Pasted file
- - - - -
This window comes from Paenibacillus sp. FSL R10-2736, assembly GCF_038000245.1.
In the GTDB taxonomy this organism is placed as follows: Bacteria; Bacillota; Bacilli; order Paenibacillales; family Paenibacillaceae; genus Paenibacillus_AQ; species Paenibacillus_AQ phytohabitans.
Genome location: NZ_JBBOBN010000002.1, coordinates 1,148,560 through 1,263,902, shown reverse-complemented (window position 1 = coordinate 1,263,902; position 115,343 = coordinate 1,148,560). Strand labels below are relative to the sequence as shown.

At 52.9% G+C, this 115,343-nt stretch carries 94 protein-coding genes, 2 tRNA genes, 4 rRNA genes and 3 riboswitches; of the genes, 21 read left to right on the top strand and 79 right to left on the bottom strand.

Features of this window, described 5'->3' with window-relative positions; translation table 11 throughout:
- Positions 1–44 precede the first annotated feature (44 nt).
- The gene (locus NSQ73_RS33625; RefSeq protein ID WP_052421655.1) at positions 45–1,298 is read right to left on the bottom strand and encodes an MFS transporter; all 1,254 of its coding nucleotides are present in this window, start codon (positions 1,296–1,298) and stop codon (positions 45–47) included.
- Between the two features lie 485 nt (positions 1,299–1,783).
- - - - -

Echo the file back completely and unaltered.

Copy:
This window comes from Paenibacillus sp. FSL R10-2736, assembly GCF_038000245.1.
In the GTDB taxonomy this organism is placed as follows: Bacteria; Bacillota; Bacilli; order Paenibacillales; family Paenibacillaceae; genus Paenibacillus_AQ; species Paenibacillus_AQ phytohabitans.
Genome location: NZ_JBBOBN010000002.1, coordinates 1,148,560 through 1,263,902, shown reverse-complemented (window position 1 = coordinate 1,263,902; position 115,343 = coordinate 1,148,560). Strand labels below are relative to the sequence as shown.

At 52.9% G+C, this 115,343-nt stretch carries 94 protein-coding genes, 2 tRNA genes, 4 rRNA genes and 3 riboswitches; of the genes, 21 read left to right on the top strand and 79 right to left on the bottom strand.

Features of this window, described 5'->3' with window-relative positions; translation table 11 throughout:
- Positions 1–44 precede the first annotated feature (44 nt).
- The gene (locus NSQ73_RS33625; RefSeq protein ID WP_052421655.1) at positions 45–1,298 is read right to left on the bottom strand and encodes an MFS transporter; all 1,254 of its coding nucleotides are present in this window, start codon (positions 1,296–1,298) and stop codon (positions 45–47) included.
- Between the two features lie 485 nt (positions 1,299–1,783).